Jalal ad-Din Mingburnu's followers however remained loyal to him even after his death and they continued to raid the Seljuk lands of Jazira and Syria over the next several years, calling themselves the Khwarezmiyyas.
Ayyubid Sultan Salih Ayyub, in Egypt, later famously hired their services against his Uncle Salih Ismail. The Khwarezmiyyas, heading south from Iraq towards Egypt, invaded Christian-held Jerusalem along the way capturing the city's citadel, the Tower of David. On July 11, 1244 Jerusalem surrendered and they began to expel much of the remaining Christian and Jewish population from the city. This was to trigger a call from Europe for the Seventh Crusade, but the Crusaders would never again be successful in retaking Jerusalem.
After being conquered by the Khwarezmian forces, the city would stay under Muslim control until 1917 near the end of WW 1, when it was taken from the Ottomans by the victorious British and Commonwealth forces (including Australia's famous Light Horse Brigade who played a key role in its capture).
After taking Jerusalem, the Khwarezmian forces continued south, and on October 17, 1244 fought on the side of the Ayyubids at the Battle of Harbiyah, northeast of Gaza, killing the remains of the Christian army there, including some 1,200 knights.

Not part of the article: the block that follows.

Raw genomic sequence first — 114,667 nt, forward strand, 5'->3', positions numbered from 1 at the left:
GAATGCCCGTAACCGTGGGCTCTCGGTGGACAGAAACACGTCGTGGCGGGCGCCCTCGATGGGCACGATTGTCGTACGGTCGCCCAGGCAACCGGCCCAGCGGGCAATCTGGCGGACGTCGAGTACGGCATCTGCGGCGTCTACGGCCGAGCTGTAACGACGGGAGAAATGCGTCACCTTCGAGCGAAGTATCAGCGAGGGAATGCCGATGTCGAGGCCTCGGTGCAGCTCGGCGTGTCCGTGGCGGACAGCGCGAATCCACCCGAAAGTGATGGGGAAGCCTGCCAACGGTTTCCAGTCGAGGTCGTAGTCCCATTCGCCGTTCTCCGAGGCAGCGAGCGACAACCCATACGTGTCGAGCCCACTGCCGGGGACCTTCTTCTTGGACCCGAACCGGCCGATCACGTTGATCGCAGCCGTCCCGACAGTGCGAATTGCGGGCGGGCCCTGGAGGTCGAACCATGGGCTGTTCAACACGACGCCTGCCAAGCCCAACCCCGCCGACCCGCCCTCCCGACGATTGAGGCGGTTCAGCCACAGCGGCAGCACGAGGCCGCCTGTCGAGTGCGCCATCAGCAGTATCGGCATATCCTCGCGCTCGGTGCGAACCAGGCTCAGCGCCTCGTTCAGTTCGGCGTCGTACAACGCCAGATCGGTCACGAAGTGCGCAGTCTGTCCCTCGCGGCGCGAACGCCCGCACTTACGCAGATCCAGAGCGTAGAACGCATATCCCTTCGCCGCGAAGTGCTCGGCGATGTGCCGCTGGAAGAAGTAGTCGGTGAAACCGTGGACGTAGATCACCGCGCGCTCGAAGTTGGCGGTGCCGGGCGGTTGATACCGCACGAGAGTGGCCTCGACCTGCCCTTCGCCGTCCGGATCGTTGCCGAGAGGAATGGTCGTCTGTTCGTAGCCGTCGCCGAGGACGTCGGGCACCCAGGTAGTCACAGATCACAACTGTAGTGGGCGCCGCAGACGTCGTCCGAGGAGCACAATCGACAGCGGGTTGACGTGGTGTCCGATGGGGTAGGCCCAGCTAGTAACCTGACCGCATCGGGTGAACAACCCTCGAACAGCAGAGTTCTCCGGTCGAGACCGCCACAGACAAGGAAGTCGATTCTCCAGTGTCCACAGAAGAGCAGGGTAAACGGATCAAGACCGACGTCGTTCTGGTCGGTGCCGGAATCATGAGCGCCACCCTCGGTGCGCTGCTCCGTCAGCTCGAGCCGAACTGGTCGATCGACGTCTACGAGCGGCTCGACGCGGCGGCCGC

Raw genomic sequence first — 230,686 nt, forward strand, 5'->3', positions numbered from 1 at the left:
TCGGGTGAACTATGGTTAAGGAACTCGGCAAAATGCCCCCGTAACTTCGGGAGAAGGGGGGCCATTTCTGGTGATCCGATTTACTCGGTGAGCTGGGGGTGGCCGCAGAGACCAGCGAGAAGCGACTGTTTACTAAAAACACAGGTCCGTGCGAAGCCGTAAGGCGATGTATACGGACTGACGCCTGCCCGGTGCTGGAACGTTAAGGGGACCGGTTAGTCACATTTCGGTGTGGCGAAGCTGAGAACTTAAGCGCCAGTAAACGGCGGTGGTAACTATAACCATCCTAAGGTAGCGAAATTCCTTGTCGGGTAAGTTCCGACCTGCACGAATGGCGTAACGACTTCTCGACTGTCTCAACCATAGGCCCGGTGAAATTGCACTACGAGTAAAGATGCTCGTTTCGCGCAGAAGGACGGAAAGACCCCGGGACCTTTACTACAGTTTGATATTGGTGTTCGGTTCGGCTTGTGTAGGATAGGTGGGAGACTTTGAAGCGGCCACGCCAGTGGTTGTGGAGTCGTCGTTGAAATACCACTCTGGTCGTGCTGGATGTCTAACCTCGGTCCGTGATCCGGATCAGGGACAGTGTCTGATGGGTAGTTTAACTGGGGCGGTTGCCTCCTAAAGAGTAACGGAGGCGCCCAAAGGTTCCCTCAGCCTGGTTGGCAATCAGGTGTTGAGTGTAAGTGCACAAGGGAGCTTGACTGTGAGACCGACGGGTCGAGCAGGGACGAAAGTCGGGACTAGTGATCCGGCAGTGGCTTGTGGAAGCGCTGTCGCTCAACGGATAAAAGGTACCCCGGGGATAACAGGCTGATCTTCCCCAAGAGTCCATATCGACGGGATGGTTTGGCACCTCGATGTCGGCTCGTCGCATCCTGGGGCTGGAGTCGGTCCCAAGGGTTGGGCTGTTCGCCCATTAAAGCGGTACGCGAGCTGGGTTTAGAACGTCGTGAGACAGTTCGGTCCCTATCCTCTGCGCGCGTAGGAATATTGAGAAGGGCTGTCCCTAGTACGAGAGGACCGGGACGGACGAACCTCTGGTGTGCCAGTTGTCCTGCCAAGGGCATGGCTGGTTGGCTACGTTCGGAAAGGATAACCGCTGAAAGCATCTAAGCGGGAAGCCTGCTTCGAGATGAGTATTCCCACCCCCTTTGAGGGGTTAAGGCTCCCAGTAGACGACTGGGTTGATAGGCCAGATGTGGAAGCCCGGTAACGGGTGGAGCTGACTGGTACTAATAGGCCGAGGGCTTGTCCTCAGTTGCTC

It was the largest battle involving the crusaders since the Battle of the Horns of Hattin in 1187. The remains of the Khwarezmiyyas served in Egypt as Mamluk mercenaries until they were finally beaten by Mansur Ibrahim some years later. Other Khwarizmi war captives assimilated into the Mongols, forming the modern Mongolian clan Sartuul.
Order of the Republic of Uzbekistan "Zhaloliddina Manguberdi"
To this day Jalal ad-Din Manguberdi the last of the Khwarezm Shars has a special place in the hearts of the people of Khoresm for his valiant efforts in standing up to the mongol invaders and is considered one of the great heroric figures of Uzbekistan (See contemporary military medal above).